Take a moment and imagine your all-time best hand at Misery Poker – the twenty-page lab report, the twenty-hour problem set, the botched pass and lost match, the breakup and the breakdowns – and add 1,667 words.
Now multiply by 30.
National Novel Writing Month, or NaNoWriMo, affectionately, may seem like a form of self-imposed masochism, but for fiction lovers on campus, the challenge to produce 50,000 words in the month of November offers valuable incentive to plunge past writer’s block and into the heart of compositional chaos. Now in its eleventh year, the international write-a-thon draws hundreds of thousands of participants from all walks of life.
Among the critics, attitudes vary as to whether producing 1,667 words a day for 30 days a novelist makes. “Salon” co-founder Laura Miller, former author of the New York Times book review column “The Last Word,” published a piece in 2010 titled “Better Yet, DON’T Write That Novel” that criticizes the hype surrounding NaNoWriMo when “the last thing the world needs is more bad books.”
The rumored moans and groans of publishers notwithstanding, many feel the exercise is valuable for aspiring novelists. The event has now spurred the publication of over 100 novels submitted by participants, including “Water for Elephants” by Sara Gruen, which has since been turned into a feature film. It’s also generated spin-off projects like Camp NaNoWriMo (a summer challenge for those whose November schedules are inflexible) and the Youth Writers Program (a modified word count for 17-and-under participants).
Swarthmore students aren’t the only undergraduates intrigued by the project. In 2009, Stanford University added “Topics in Intermediate Fiction Writing: NaNoWriMo” to the English Department’s course offerings. The course’s syllabus, which reassured potential participants that their novel needn’t be “good at all,” nonetheless emphasized the skills to be acquired through the month-long marathon.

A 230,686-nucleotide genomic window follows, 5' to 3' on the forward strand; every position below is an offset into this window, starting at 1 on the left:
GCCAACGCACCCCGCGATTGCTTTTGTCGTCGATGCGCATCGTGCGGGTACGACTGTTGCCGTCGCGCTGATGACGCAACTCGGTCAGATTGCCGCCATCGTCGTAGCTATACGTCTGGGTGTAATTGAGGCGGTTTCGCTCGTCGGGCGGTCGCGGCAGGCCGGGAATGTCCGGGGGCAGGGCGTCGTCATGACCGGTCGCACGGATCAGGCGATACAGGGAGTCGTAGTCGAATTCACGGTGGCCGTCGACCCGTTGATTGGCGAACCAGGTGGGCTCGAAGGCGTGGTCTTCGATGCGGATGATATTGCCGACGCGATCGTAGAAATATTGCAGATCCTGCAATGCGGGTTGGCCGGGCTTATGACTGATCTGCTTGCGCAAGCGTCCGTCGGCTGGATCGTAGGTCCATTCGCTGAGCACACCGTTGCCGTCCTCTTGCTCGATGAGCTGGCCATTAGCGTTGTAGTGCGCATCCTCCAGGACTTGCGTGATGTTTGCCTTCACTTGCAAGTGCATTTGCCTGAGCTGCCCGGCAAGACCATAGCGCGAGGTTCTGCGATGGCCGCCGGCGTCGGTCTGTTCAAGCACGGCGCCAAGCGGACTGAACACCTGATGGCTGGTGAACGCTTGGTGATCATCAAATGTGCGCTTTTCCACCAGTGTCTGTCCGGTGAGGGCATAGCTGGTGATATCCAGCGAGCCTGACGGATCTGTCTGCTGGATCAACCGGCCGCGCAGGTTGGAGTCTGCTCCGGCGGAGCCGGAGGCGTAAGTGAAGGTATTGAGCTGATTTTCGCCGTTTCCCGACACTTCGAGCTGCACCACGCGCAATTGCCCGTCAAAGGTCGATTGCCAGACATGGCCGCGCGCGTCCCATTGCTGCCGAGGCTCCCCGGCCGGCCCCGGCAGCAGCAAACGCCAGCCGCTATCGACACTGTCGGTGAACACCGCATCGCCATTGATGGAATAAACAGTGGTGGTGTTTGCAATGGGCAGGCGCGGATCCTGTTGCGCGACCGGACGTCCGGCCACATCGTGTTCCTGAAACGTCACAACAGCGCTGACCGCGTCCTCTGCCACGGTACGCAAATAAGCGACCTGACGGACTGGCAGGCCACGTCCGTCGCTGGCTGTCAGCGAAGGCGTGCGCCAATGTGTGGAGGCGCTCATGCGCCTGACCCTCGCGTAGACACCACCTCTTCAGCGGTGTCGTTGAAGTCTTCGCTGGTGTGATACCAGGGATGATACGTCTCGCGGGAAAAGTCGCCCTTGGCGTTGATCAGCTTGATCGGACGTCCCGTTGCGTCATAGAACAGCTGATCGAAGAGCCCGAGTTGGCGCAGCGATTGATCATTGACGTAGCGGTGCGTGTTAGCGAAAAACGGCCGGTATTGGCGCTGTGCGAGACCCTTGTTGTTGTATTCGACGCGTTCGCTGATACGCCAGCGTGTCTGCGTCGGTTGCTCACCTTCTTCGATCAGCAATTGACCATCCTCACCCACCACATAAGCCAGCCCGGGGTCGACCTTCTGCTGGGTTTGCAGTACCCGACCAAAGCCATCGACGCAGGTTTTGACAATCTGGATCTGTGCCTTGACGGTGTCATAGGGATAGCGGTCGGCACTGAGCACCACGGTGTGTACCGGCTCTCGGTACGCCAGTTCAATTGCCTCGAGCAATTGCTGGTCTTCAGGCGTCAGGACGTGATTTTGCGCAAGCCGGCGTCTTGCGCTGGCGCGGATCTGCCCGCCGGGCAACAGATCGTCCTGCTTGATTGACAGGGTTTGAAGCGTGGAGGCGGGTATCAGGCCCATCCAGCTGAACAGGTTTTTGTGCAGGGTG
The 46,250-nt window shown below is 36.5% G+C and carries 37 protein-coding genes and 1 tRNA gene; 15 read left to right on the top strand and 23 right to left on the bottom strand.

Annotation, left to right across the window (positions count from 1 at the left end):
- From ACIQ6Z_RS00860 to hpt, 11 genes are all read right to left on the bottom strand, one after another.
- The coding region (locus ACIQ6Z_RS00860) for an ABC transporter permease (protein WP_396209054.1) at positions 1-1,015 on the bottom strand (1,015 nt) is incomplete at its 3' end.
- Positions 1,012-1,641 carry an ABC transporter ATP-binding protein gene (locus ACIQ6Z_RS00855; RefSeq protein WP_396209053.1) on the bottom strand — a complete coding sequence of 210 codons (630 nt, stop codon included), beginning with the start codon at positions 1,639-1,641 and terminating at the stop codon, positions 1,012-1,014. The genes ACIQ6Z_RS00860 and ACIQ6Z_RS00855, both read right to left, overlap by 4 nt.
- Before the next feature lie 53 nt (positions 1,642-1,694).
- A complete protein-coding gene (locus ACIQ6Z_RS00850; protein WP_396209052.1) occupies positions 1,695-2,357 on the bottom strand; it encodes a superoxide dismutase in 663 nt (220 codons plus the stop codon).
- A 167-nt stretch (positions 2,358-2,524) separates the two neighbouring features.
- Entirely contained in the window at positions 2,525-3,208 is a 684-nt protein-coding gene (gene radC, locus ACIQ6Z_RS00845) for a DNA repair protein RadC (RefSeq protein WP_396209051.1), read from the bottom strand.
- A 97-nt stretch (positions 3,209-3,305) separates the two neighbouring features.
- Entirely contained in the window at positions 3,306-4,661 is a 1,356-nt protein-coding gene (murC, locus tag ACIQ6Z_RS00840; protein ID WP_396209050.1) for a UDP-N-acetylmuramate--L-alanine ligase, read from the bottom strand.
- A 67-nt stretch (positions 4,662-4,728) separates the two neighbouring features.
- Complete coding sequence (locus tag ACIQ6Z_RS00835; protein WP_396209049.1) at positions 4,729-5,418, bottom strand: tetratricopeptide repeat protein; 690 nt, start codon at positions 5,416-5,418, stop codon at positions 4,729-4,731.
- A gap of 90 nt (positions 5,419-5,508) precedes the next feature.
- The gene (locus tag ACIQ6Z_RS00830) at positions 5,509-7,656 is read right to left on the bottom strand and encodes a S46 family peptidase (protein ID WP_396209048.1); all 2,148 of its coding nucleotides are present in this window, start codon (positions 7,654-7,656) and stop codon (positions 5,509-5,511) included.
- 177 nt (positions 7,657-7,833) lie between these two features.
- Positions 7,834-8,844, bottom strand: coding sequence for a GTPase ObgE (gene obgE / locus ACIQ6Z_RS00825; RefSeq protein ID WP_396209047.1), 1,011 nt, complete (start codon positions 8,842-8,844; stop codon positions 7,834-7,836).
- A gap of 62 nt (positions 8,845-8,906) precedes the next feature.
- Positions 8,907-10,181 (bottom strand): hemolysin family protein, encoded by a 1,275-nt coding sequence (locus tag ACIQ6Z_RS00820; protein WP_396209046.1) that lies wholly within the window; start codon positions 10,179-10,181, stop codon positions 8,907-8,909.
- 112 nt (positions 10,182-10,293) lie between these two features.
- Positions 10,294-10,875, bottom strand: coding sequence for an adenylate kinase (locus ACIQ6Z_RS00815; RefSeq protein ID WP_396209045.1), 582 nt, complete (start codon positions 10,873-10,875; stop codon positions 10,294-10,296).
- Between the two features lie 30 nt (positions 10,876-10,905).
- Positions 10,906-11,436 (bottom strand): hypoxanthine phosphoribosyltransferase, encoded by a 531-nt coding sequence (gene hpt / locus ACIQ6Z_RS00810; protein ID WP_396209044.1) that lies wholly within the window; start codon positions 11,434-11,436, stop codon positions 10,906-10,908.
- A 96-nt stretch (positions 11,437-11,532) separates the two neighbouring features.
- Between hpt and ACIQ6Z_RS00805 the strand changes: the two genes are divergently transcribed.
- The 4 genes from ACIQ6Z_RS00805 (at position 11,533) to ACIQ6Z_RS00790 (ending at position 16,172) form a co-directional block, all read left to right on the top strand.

“In the trenches of this creation you will gain a much greater sense of large fictive structure,” course Professors Tom Kealey and Scott Hutchins wrote. “ You’ll also sharpen your skills at the aspects of fiction writing less seen in short stories, but more common to novels: plot, props, secondary “flat” characters, position change, dynamic scening, one-way doorways, summary, exposition, and fluid movement through time… Our creative process together will tend to be a wacky, crazy free-for-all. ”
For four-time NaNoWriMo participant Ben Schwartz ’13, there is no trepidition to bestow the title “novelist” on the winners of NaNoWriMo. “I believe anyone can write a novel,” he said with conviction. “Not everyone can write a good novel. But if you write 50,000 words, you are a novelist, and that’s really pretty cool.”
Success rates are slim. Of last year’s 256,618 registered national participants, only 36,848 met the 50,000-word goal by the end of the month. Swarthmore’s standard – as in most other areas – is slightly higher: in Schwartz’s experience, roughly five to six writers succeed in meeting 50,000 words by the end of the month, out of a starting group that typically ranges from 10 to 15 students.
Sarah Geselowitz ’16, a two-time NaNoWriMo champion, met the word count for the first time five years ago – as an eighth grader. “I just saw it on the internet and thought it sounded fun,” she said nonchalantly.
“Winners” registered through NaNoWriMo must submit their manuscripts for evaluation before receiving certificates to prove their success, in the instance that the novel itself doesn’t do the job. Beyond verifying word count, the organization determines that cheating strategies – repeating a word fifty-seven times to meet the word count, for example – have not been employed to meet the challenge.
Schwartz’s first year as a NaNoWriMo participant fell far short of the benchmark word count. A collection of short stories set in Chicago with magical undertones rung in at 22,000 words when he decided to surrender the challenge in 2008. However, his success the past three years places him securely in the ranks of November’s literary elite. He produced 64,000 words in 2009 in a project that compiled a series of role-playing adventures from an online game he created (think Dungeons and Dragons, only freeform and virtually-based), and in 2010 and 2011 he completed parts one and two of what is now a 90,000-word novel on a thirteen-year-old girl’s appropriation as a super-weapon by a government at war. This November’s double theses requirements necessitated Schwartz’s withdrawal from the competition.